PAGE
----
The COVID-19 pandemic significantly degraded the strides made over the last two decades in improving patient safety, particularly in long-term care, according to a new editorial by researchers with the Centers for Medicare and Medicaid Services and the Centers for Disease Control and Prevention.
The article, published in the New England Journal of Medicine, pointed to a “substantial deterioration” on multiple patient-safety metrics since the beginning of the pandemic. Healthcare-associated infections (HAIs), for example, increased significantly during 2020, reversing years of progress. In addition, during the second quarter of 2020, skilled nursing facilities saw rates of falls causing major injury increase by 17.4% and rates of pressure ulcers increase by 41.8%.
“The surges of the delta and omicron variants of SARS-CoV-2 in late 2021 and early 2022 do not bode well for a return to pre-pandemic levels for any of these indicators,” wrote the authors, which included CMS’ Chief Medical Officer Lee A. Fleisher, M.D.; Deputy Director for Quality and Value Michelle Schreiber, M.D.; and Denise Cardo, M.D., and Arjun Srinivasan, M.D, both of the CDC.
They also noted that these safety declines present an opportunity and an obligation to re-evaluate healthcare safety with an eye toward building a more resilient health care delivery system, “capable not only of achieving safer routine care but also of maintaining high safety levels in times of crisis.”
APIC call to strengthen infection control programs
In response to the article, the Association for Professionals in Infection Control and Epidemiology (APIC) called on healthcare organizations to assess their infection prevention capacity and strengthen prevention programs by adding personnel, resources and training to support both infection prevention and surge capacity for future pandemics.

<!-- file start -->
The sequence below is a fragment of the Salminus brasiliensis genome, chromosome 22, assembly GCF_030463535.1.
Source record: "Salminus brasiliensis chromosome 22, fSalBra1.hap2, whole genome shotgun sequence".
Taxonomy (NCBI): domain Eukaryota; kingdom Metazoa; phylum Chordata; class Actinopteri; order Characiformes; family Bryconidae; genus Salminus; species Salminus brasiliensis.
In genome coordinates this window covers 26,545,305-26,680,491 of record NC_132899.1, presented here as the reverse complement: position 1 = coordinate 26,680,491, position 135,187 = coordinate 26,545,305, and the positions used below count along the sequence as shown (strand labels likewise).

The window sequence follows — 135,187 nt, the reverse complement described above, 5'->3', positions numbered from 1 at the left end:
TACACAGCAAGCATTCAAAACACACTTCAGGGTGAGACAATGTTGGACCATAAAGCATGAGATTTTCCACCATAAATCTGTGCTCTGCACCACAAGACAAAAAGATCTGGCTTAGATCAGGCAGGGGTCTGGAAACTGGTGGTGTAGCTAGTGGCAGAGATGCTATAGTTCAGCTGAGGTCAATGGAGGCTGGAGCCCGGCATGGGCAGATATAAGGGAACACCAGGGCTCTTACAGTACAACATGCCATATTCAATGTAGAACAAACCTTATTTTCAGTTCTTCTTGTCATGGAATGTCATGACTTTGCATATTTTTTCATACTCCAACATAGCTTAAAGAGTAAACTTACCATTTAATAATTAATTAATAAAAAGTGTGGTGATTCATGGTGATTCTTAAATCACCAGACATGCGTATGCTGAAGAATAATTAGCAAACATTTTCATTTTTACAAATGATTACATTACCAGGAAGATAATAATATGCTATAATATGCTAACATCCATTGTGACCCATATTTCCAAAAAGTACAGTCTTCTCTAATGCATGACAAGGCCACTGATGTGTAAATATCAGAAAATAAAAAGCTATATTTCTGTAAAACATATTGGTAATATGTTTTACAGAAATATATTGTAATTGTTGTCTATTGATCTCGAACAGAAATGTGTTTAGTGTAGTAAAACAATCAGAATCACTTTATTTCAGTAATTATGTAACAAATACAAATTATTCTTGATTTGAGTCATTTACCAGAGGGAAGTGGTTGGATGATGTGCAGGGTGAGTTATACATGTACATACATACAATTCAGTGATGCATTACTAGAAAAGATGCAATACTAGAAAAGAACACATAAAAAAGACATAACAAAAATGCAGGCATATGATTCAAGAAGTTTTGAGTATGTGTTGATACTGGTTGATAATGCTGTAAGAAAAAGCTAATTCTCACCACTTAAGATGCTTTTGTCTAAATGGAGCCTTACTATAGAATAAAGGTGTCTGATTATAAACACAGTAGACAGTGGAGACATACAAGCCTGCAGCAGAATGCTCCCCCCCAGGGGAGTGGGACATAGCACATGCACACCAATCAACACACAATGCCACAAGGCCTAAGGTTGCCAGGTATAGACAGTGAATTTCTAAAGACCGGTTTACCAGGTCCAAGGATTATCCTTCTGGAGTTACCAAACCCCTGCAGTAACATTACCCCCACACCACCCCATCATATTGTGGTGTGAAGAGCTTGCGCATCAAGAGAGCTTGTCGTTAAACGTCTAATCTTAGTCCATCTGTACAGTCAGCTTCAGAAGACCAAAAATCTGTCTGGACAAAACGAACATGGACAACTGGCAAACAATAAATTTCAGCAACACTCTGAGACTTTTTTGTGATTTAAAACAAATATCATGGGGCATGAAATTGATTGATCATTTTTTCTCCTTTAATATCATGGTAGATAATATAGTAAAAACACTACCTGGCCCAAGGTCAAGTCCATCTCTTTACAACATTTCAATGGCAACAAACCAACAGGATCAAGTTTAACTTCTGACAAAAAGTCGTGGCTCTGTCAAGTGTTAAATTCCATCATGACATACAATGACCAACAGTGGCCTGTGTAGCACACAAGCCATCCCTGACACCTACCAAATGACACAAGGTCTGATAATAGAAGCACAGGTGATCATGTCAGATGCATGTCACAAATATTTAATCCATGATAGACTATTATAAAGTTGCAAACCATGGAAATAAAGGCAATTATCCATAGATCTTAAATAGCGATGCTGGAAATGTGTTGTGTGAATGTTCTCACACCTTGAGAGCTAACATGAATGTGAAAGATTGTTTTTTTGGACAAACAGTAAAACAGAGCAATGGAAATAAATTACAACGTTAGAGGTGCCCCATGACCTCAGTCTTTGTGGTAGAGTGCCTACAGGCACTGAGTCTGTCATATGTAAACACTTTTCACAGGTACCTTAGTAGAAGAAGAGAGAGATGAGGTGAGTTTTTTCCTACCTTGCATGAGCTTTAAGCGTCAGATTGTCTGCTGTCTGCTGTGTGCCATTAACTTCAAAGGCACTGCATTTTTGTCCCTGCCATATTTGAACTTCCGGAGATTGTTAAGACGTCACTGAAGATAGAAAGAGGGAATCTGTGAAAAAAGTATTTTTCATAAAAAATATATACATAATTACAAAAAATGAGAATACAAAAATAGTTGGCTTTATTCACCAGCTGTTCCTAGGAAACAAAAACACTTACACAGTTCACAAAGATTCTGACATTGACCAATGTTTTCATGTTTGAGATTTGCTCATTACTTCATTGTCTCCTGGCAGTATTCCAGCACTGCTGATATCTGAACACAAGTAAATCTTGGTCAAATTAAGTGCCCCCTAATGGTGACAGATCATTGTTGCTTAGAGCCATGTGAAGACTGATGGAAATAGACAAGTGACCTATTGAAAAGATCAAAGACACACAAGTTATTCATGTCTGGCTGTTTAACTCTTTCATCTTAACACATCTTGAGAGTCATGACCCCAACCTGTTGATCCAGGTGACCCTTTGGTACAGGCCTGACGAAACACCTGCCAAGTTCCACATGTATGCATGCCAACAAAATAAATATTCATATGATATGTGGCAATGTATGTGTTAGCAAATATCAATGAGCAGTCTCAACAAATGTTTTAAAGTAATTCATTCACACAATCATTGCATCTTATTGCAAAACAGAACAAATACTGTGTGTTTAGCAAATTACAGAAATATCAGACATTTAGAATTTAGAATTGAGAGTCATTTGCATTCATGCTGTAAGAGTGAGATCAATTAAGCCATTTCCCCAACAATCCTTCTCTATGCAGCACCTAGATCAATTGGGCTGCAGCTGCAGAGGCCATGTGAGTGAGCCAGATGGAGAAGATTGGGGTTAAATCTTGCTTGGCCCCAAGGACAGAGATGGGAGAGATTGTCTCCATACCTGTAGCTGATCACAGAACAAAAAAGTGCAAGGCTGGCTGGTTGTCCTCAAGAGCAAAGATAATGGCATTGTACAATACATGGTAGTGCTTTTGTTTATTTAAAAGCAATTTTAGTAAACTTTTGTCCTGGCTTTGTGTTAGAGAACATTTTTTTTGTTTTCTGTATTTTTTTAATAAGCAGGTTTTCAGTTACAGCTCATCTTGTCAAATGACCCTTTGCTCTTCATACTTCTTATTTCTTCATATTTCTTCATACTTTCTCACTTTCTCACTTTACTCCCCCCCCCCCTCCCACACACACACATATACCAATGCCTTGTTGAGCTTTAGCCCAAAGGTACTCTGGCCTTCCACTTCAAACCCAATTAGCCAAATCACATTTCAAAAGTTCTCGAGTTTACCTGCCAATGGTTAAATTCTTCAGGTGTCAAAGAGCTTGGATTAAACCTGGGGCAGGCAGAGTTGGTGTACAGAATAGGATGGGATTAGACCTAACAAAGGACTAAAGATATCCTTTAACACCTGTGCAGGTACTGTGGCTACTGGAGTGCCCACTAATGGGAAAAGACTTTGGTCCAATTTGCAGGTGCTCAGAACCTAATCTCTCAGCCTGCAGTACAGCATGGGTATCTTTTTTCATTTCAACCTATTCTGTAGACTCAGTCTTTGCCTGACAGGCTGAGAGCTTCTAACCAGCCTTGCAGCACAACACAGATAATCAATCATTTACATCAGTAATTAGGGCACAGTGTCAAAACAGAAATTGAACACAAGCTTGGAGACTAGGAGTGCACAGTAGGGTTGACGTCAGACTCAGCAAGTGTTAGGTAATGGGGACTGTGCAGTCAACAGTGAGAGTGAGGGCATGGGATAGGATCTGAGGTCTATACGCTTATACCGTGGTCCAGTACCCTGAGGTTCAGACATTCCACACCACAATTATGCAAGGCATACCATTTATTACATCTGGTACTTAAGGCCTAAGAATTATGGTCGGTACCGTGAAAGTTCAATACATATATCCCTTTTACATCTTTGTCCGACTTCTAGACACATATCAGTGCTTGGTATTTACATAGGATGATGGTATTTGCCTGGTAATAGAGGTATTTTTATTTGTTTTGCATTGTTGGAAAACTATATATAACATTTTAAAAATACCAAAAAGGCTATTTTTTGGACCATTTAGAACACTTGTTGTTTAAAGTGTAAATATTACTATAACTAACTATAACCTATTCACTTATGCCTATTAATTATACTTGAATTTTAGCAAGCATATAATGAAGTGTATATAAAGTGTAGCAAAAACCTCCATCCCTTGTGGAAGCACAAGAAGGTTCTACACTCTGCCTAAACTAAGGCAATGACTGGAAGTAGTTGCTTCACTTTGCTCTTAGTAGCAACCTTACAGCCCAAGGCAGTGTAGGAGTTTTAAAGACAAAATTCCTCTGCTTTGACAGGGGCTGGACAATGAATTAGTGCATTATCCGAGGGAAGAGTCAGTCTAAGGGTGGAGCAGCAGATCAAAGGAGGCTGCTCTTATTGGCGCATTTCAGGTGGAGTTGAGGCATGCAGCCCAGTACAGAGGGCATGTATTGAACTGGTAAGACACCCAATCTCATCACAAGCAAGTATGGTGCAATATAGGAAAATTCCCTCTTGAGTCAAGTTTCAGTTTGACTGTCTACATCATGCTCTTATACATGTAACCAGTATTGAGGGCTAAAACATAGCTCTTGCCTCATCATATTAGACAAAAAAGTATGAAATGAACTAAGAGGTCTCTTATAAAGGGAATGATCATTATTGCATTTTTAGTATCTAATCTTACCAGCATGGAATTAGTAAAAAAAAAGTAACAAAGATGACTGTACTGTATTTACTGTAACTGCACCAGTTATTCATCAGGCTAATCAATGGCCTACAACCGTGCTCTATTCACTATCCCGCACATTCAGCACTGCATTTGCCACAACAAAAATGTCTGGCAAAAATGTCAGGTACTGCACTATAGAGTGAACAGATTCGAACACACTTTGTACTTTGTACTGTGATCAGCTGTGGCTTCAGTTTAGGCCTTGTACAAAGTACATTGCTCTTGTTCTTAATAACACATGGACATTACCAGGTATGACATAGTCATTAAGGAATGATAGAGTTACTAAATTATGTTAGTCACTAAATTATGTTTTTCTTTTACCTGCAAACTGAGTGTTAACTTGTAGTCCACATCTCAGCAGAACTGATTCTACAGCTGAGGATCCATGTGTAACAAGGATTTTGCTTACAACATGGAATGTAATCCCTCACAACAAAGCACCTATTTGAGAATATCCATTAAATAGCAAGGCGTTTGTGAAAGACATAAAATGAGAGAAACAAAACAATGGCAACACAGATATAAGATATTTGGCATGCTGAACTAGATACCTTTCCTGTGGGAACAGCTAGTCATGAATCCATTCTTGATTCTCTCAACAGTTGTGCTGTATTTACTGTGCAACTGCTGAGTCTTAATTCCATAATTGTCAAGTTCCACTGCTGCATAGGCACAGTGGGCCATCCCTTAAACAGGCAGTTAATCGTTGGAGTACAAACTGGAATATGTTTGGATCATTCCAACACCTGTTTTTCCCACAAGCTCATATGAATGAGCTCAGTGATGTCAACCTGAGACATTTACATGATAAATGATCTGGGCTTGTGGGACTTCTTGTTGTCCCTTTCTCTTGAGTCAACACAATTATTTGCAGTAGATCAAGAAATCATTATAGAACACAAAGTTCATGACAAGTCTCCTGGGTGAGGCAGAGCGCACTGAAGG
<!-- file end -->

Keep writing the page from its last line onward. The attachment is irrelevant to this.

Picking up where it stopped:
“The current pandemic illustrates that our healthcare facilities are not where they need to be in terms of infection prevention and patient safety,” the group said in a statement. “Facility wide infection prevention programs are critical and require adequately staffed, trained, and resourced infection prevention and control departments. We must bolster our infection prevention and control staff capacity in our system of healthcare to simultaneously manage HAIs and future pandemics.”
The group noted, however, that expanding capacity requires greater federal and state investment in the infection prevention and control infrastructure.
“This is not the time to ask infection prevention teams to do more with less,”APIC said. “it’s essential that hospitals, clinics and long-term care facilities have enough infection preventionists to train staff and monitor safety protocols so that dangerous pathogens do not spread and lead to infection.”
APIC is also launching a new campaign around this effort, “HAI Fast Forward: Accelerating HAI Prevention,” which will include a series of webinars and other resources available to help organizations make headway in reducing their HAIs back to pre-pandemic levels
“We can’t let the lessons learned from COVID-19 go to waste,” the group said. “Building stronger infection prevention programs throughout healthcare will not only improve our ability to protect the public during future pandemics but will simultaneously improve patient safety.”